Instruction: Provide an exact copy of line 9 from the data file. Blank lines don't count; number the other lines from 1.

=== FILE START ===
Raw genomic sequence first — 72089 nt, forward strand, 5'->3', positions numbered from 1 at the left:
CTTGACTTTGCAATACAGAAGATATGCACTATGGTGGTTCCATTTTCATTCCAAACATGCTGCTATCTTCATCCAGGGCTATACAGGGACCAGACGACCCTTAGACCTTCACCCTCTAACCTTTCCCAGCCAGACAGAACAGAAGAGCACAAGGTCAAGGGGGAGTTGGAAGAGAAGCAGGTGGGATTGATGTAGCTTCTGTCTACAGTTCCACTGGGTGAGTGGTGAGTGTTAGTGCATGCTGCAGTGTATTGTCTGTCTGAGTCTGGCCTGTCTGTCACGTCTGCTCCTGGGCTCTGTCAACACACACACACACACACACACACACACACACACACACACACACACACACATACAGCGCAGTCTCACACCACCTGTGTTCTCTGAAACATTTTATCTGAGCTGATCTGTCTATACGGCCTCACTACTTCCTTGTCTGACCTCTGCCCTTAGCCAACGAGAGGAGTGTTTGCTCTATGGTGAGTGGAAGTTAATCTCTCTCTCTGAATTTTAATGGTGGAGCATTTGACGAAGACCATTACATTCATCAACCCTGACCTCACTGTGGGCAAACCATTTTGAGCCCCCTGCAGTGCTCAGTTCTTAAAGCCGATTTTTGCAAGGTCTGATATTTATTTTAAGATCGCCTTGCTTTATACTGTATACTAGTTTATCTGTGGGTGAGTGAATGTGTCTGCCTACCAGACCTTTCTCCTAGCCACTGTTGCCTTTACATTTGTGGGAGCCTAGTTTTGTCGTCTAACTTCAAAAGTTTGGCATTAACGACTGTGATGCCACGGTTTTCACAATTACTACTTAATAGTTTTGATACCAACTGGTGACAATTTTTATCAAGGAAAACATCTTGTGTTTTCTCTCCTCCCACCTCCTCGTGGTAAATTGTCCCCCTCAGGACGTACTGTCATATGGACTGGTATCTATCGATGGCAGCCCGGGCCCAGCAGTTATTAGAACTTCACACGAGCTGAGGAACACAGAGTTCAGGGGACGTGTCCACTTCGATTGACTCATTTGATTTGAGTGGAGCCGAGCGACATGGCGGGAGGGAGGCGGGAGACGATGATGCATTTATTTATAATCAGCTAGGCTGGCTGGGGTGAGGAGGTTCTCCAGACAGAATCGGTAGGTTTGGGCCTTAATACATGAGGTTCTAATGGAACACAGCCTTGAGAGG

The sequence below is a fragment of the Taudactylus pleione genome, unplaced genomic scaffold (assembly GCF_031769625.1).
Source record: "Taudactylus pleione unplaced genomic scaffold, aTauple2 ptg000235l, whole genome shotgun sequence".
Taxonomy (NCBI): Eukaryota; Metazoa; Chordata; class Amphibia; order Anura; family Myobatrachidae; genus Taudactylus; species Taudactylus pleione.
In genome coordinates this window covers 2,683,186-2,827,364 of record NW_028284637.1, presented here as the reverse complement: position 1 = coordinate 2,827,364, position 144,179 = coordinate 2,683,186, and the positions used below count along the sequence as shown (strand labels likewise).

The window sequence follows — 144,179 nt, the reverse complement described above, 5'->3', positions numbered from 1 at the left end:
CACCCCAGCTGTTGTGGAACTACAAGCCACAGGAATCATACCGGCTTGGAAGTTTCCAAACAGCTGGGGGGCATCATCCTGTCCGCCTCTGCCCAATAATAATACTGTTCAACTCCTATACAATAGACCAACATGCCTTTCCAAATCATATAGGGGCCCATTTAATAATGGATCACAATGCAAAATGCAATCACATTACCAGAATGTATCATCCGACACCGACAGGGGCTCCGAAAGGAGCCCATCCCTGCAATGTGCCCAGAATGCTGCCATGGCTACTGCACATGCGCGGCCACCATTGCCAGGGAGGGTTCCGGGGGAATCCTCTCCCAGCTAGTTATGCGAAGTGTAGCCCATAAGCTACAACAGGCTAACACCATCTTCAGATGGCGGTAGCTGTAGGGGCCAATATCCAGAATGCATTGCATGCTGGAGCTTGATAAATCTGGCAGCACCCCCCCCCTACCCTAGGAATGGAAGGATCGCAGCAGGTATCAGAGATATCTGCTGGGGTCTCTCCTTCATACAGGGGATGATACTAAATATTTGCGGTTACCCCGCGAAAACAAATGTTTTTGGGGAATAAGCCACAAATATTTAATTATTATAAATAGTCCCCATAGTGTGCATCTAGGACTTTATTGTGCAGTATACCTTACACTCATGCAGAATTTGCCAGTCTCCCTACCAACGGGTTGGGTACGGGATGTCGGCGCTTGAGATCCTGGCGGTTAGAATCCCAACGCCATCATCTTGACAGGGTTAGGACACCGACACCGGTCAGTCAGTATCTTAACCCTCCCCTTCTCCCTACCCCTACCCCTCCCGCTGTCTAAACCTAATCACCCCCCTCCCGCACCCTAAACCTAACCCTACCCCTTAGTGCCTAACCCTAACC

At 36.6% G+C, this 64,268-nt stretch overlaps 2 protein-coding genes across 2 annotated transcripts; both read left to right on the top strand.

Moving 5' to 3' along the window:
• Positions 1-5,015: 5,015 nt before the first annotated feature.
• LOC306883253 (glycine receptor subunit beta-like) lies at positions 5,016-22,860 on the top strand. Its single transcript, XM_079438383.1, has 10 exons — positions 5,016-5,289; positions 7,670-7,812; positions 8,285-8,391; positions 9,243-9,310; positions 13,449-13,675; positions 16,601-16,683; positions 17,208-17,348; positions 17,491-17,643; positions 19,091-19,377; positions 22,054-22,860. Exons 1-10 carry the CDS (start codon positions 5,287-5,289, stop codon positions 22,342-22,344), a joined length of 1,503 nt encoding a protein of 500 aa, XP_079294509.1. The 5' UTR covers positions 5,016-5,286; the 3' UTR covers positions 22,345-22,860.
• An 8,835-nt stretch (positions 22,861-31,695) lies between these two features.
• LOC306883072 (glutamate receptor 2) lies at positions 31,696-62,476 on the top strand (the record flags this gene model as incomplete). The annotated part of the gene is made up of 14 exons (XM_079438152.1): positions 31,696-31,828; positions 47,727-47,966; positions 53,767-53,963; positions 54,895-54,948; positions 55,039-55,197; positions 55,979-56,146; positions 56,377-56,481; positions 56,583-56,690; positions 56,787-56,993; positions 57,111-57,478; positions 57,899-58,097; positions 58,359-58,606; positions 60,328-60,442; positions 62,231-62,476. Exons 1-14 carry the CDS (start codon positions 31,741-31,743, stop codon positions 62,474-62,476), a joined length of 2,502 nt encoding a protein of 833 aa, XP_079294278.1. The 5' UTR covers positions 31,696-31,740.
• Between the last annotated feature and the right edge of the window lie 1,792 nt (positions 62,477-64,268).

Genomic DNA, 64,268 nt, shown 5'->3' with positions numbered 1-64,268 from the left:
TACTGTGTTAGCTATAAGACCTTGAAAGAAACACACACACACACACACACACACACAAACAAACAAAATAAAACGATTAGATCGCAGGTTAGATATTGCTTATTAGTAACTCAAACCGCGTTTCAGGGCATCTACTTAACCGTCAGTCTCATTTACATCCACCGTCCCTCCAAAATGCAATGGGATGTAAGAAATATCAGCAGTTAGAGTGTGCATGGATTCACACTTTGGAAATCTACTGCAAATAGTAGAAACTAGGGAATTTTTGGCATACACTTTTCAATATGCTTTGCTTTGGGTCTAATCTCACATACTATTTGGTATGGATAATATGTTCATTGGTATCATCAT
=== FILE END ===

At 36.6% G+C, this 64,268-nt stretch overlaps 2 protein-coding genes across 2 annotated transcripts; both read left to right on the top strand.